AA or AAA on 06/13/2013 08:17:25 MDT Print View

Iam pretty sure It takes two AA Sam. I am not at home now to check but I have one of thei WS bags and have used it a few times. No problems with the battery life on a five day trip, the maximum I have had it out. The button on the controller will not allow me to turn it off so I have to disconnect it to turn it off and have suffered a few jolts in the process. Otherwise it is fine setup. I would carry it on longer hikes but the rangers in the Yosemite and Whitney areas can be a tad aggressive with tickets at times. It Works.

Edited by johnk on 06/13/2013 08:18:42 MDT.

Derrick White
(miku) - MLife

Locale: Newfoundland & Labrador, Canada
I like it! on 06/13/2013 08:48:10 MDT Print View

I spend a lot of time in dense black bear country, sometimes for extended trips (2-3 weeks).

I am able to protect my food while I am awake. I never sleep for more than 8 hours a day, so at 96 hours I would get 12 days on one set of batteries - assume 10 days for planning. That is very feasible and practical.

I presently use a combination of Bearvault and Ursack. I cache the Bearvault(s) to retrieve on the return leg and use the Ursack for night time protection. Sometimes I am in areas with no\limited trees for hanging and have to leave the sack on the ground with noisy things attached to awaken me if it is handled by an animal (bear bells and tyvek tarp).

As a product, assuming it functions in other regards (material, sealing, etc) the electrical charge addition is a valuable addition.

The price however is another matter. Not sure the technology warrants the cost. I expect it will drop a little if the market takes it up.


Dale Wambaugh
(dwambaugh) - MLife

Locale: Pacific Northwest
Re: I like it! on 06/13/2013 10:06:54 MDT Print View

I've liked this idea for a long time. Not only is your food protected, it gives negative reinforcement to any animal that touches it. I could just imagine a raccoon giving this thing an "inspection." (Evil grin).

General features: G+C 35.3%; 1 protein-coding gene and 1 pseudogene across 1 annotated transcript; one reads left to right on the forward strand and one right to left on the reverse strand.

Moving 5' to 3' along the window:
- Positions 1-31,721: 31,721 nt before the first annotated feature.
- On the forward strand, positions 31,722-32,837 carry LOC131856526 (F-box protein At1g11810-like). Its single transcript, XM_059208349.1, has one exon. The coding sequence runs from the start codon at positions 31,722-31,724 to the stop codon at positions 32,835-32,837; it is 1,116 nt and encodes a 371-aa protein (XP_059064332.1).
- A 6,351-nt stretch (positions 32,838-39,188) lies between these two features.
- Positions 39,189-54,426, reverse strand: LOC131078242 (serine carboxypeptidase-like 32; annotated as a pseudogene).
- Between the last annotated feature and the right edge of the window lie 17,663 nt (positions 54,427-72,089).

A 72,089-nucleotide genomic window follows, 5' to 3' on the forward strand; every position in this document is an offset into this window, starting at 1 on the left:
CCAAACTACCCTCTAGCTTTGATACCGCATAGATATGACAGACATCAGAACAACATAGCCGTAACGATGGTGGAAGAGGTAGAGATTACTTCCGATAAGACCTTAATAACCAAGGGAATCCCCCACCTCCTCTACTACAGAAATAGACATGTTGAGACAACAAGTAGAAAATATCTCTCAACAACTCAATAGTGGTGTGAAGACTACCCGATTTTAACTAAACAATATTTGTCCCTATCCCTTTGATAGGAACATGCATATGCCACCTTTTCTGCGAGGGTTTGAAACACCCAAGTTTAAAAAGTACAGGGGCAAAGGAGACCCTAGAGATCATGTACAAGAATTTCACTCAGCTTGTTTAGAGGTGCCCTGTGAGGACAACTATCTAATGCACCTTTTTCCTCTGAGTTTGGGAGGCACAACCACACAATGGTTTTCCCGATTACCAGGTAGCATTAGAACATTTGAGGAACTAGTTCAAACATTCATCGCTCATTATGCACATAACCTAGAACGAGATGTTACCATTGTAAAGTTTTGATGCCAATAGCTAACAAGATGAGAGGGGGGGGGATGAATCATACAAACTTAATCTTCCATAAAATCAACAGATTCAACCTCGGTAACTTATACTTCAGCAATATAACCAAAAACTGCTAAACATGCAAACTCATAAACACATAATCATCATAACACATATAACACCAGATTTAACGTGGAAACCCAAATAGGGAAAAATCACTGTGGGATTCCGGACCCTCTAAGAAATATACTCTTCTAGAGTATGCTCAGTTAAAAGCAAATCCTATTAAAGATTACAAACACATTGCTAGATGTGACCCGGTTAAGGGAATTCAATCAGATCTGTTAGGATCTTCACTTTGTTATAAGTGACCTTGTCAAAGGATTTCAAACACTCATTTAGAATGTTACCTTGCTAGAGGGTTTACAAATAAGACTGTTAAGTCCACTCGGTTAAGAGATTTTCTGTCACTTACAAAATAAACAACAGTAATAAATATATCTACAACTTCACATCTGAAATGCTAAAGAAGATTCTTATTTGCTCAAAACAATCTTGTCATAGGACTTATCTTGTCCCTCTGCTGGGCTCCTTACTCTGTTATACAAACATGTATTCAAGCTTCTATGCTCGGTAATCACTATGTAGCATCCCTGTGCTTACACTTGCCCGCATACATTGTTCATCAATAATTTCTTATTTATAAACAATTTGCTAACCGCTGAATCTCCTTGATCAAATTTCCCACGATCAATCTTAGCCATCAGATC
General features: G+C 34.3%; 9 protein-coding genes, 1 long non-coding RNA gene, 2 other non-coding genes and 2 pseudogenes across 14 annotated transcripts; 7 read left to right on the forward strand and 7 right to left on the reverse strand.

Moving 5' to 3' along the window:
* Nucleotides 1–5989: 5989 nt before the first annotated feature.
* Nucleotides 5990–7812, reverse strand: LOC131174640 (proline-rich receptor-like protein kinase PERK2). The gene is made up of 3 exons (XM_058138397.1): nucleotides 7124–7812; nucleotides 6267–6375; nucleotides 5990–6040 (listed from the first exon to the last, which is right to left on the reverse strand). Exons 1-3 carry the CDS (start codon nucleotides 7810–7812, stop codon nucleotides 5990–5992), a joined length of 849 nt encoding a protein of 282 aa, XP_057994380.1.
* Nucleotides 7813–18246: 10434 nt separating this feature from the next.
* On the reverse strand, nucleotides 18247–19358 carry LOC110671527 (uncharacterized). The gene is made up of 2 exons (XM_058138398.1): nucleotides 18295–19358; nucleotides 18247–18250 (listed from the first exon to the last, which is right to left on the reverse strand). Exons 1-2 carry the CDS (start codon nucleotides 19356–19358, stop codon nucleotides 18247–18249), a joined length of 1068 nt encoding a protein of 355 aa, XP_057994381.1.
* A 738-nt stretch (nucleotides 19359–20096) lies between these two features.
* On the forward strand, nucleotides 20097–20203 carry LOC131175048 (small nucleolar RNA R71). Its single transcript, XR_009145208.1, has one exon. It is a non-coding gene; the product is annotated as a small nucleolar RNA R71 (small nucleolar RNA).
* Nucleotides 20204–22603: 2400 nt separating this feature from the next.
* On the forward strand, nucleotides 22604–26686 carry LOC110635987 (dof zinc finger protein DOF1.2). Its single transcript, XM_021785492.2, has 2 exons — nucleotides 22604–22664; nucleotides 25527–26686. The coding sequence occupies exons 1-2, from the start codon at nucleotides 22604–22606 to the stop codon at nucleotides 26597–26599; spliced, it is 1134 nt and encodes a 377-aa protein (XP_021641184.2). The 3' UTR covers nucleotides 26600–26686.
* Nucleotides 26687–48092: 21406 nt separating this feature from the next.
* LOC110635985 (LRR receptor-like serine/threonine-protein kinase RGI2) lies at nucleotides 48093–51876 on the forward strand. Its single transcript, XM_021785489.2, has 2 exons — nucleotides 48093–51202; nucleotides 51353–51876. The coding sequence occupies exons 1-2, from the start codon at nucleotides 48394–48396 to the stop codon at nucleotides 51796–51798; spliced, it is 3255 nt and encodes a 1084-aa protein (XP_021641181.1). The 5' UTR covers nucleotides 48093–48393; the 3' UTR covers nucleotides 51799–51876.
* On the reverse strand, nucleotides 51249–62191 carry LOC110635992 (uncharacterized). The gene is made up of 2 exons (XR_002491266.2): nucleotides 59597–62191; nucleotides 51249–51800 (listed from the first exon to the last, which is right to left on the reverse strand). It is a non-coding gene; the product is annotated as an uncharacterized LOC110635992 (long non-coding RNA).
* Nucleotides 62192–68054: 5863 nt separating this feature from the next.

The next step would be to add a pleasant but distinctive odor to the bag, creating an association built between the odor and the shock. Hopefully, an "experienced" animal wouldn't bother to even appraoch the odor.

Steven McAllister
(brooklynkayak) - MLife

Locale: Atlantic North East
Ruta Locura Palisade - Electrified Bear Bag on 06/13/2013 12:57:09 MDT Print View

I wonder how effective it is with smaller animals.

A smaller animal, raccoon, coyote, young bear,... may be able to successfully chew through an area between the contact strips.

Bears are smart. A bear could learn how to avoid the contacts. They contacts appear to be obvious and bears may learn the secret.

John Kays
(johnk) - M

Locale: SoCal
Finding the neutral zone on 06/13/2013 13:30:39 MDT Print View


Edited by johnk on 06/13/2013 19:17:29 MDT.

Samuel C Farrington
(scfhome) - M

Locale: Chocorua NH, USA
RL Palisade on 06/13/2013 22:03:14 MDT Print View

Thanks for the note on the batteries. Two AA is no problem.

But no simple way to turn it off? And you even got jolted? No way.

Assuming that gets addressed, which should be simple enough, the size (9" by 14")is a lot more than I need for a week's worth of food, but acknowledge that most hikers use more space. But that could probably be addressed, as well.

I've yet to see any signs of black bears above timberline in CO, not like grizzlies.
Will have to read up on that. The cut down Ursack I currently use is 3.2 oz. But my puppy chewed through 4 layers of the Aramid Ursack material (folded and stitched together to make webbing for a dog collar). A poster here said that bears don't have sharp teeth like puppies. Hmmm. Although timberline is not always a clear line, will have to learn more about bears frequenting the exposed areas at high altitudes to get a sense of whether the weight and expense of the Palisade might be justified.

Looks like another wait and see, but more promising than most.

Sympathize with those in bear can required areas who wait forever for bureaucrats to approve new products. Sometimes the inertia is enough to make you want to cry. Worked in the public sector myself for many years, and watching the inertia being used to cover behinds just steams me up everytime I think about it.

Craig W.
(xnomanx) - F - M
RL Palisade on 06/13/2013 22:34:29 MDT Print View

I can see hours and hours of drunken fun in the woods with one of these.

I want one just to use on Adan Lopez.

John Kays
(johnk) - M

Locale: SoCal
Alternative use on 06/14/2013 08:29:18 MDT Print View

Craig, On the the other hand it could be a tad sobering thus negating the intended purpose of the liquid spirits.

@ Sam: My controller is no doubt defective and it is too expensive to replace.